This morning I saw the video footage that has recently been published by The Truth Division of Bernie Sanders extolling bread lines. Sanders, with more hair, talks about Nicaragua and how, “as poor as Nicaragua is,” one of the “nice” things that he saw was that as a result of “direct government policy in terms of the distribution of food, people are not hungry by-and-large.” (That “by-and-large” can cover a multitude of sins!)
Sanders continues that whereas American journalists lament the poverty of countries where people “are lining up for food,” he believes bread lines are a good thing! In other countries, he says, only the rich get food and the poor starve to death. You’ve heard of “rice-bowl Christians” — the Leftist concept that no one would ever consider embracing Christianity other than for a handout? Considering Senator Sanders’ disapproval of charities, in his utopia there would definitely be no rice-bowl Christians, but plenty of rice-bowl — brown, macrobiotic rice, I’m sure — Socialists.
Leaving economics, free market capitalism, theology, and other such virtues aside, the Sanders’ quote was a nostalgic moment for me. I was transported back to a church mission trip to Moscow in January 1991. In those heady days of Perestroika and Glasnost, life was not as restrictive as it had been, but it was still the Soviet Union. Our team was there to work with a former prisoner of faith and personal hero of mine, Alexander Ogorodnikov. Ogorodnikov, who had spent nine years in the Gulag, was starting the first charity soup kitchen in the Soviet Union, amazingly, with the Supreme Soviet’s blessing.
The four men on our mission team stayed at the flat of one of Ogorodnikov’s colleagues in the Christian Democratic Union of Russia (CDUR). Another colleague knew a place where my teammate Andrea and I could stay. It was the flat of a family that had gone to visit relatives in Romania and left their fifteen year old son, Sasha, at home. Through Sasha, who spoke English fluently, Andrea and I learned about the day-to-day life of a citizen in the Soviet Union.
We had seen many lines in Moscow wherever we went. Long lines, and the automatic response “it is very difficult” to every proposal we made were now familiar occurrences. But our first up-close experience with people in line for food was on the evening we took Sasha to Pizza Hut. In 1991 Pizza Hut was still a novelty in Moscow. Men, women, and children were in a queue that stretched around the block when we arrived. But Sasha led us to the other side of the building where there was no line at all.
“Why don’t some of those people come to this side?” I asked. It was very cold to be standing outside.
“They don’t have American dollars,” Sasha explained. “That’s the ruble side; this is the US dollar side.”
Sasha was excited. He had never been in the US dollar section of Pizza Hut before and assured us that it was much nicer than the section for the rubles possessors. One would be tempted to think: Those ugly Americans, lording it over the Russians, getting preferential treatment! But the US dollar section of Pizza Hut was full of Soviet citizens (Party members?), all flush with American currency. Soviet equality.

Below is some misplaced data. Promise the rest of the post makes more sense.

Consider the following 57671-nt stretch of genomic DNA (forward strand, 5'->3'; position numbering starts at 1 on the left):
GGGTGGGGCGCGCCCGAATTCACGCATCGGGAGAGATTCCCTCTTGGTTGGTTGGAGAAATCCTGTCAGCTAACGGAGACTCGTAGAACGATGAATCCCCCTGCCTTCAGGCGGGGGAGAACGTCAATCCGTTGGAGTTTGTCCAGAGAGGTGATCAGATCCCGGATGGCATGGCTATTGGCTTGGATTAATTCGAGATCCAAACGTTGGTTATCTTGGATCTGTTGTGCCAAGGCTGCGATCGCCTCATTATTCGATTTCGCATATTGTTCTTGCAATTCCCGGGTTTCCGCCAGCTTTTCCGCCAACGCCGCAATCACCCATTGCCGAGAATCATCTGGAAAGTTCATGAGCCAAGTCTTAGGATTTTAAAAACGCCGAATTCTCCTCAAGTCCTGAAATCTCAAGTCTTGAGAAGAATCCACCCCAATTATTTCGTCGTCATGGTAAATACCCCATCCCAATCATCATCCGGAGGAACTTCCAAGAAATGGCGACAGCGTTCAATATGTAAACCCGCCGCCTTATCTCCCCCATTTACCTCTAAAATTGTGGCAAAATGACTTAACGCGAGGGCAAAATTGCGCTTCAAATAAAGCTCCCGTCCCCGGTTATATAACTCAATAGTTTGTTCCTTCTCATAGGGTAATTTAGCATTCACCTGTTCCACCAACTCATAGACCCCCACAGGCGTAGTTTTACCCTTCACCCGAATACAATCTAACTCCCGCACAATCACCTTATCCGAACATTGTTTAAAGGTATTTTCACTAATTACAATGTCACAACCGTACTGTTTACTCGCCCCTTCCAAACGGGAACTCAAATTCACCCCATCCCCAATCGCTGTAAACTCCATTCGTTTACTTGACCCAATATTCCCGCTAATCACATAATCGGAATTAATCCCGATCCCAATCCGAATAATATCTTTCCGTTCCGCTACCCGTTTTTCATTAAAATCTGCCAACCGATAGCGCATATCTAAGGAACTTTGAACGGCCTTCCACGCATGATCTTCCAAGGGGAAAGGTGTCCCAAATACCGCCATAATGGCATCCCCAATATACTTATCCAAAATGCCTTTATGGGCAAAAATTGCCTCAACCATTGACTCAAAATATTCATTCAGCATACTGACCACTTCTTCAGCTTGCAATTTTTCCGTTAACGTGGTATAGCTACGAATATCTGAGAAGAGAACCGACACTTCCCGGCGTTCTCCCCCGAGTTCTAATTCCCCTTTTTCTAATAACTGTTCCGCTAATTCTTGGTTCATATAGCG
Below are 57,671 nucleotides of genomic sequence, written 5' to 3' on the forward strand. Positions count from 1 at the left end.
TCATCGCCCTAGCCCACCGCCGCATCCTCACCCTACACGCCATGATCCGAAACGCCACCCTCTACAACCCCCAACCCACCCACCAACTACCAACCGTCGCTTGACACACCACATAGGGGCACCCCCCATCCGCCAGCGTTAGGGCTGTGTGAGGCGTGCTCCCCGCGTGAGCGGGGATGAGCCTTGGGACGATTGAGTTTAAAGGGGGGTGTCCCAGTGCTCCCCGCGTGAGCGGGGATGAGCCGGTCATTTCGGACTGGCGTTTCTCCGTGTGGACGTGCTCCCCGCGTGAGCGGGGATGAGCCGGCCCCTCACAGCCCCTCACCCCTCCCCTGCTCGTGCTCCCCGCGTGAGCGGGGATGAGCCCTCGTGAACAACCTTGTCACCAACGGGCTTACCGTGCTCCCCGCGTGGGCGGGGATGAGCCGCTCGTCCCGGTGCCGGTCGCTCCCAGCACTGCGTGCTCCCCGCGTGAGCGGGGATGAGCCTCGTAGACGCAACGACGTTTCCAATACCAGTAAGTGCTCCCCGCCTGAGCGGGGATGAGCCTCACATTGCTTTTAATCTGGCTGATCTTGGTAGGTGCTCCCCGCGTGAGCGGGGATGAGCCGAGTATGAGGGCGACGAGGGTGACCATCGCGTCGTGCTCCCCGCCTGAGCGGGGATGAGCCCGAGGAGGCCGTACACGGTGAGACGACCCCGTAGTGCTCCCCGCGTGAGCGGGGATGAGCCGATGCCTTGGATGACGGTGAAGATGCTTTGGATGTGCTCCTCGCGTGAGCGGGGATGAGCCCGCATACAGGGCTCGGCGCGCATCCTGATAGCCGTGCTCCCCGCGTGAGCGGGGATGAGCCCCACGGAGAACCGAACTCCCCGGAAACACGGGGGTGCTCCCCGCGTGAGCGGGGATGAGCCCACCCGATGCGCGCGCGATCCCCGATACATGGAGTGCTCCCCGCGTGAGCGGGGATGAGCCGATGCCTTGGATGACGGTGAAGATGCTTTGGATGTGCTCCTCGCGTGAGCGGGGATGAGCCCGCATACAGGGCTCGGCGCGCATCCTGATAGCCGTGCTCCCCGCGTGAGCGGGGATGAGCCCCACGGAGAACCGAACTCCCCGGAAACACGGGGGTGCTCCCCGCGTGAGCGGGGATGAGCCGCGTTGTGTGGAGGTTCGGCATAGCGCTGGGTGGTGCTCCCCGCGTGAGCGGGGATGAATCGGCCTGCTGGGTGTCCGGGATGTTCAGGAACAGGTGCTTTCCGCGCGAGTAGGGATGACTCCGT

The next evening, Andrea and I got back to the flat after a busy day with Alexander Ogorodnikov and our team, looking at potential sites for the soup kitchen and visiting an orphanage. Sasha was not home. We were starting to worry, when finally he rushed in with a shopping bag.
Andrea asked him where he had been and Sasha told us that he had been waiting in line for hours for meat. I asked him what kind of meat.
“The only kind!” Sasha exclaimed.
I thought about the long refrigerated cases of roasts, chops, loins, filets, etc. as well as the prepared deli meats and frozen meat entrees in our American supermarkets. And the only lines…checkout lines of people with laden grocery carts.
Senator Sanders may think that the bread lines are a great idea. He may think that the Almighty State should provide for the needs of the dependent citizens, and that, if properly educated, the citizens will be happy with that arrangement. But my glimpse of life even in the twilight years of the Soviet Union showed otherwise.
Although Sasha had to wait in line for meat, and if he had not been with Americans with US dollars, he would have only been able to eat pizza after waiting an eternity to enter the rubles’ side of Pizza Hut, he revealed to us the small acts of defiance with which he and his parents and sister kept their sanity and their sense of humor.
Every day, a fresh new issue of Pravda, which was, of course, the official newspaper of the Communist Party of the Soviet Union, was torn into strips and placed in the family’s cat’s litter box. Sasha told us his father said that was “the only thing it’s good for!”
Sasha also took pride in introducing Andrea and me to his three pet rats, Lenin, Marx and Engels. He had trained the rats to dance when he played the recorder. A nicely symbolic reversal.
In turn, we told Sasha about life in America and its different regions. I told him about the beauty of the White Mountains in New Hampshire and the rocky Maine coast. Andrea described Southern California and Capitol Hill. He listened with great interest and said how he would like to someday visit the United States. He was sad when it was time for us to leave to go home. We were sad to say goodbye to him, too.
I don’t believe State-distribution of bread is a good thing. I believe that for those who need help, the Body of Christ should be at the forefront of civil society, facilitated by organs of local government, to help those in need — and to help them get out of need wherever possible. But nevertheless, I’m glad I heard about Bernie Sanders’ bread line fantasy this morning. It brought back memories. I hope Sasha made it to America.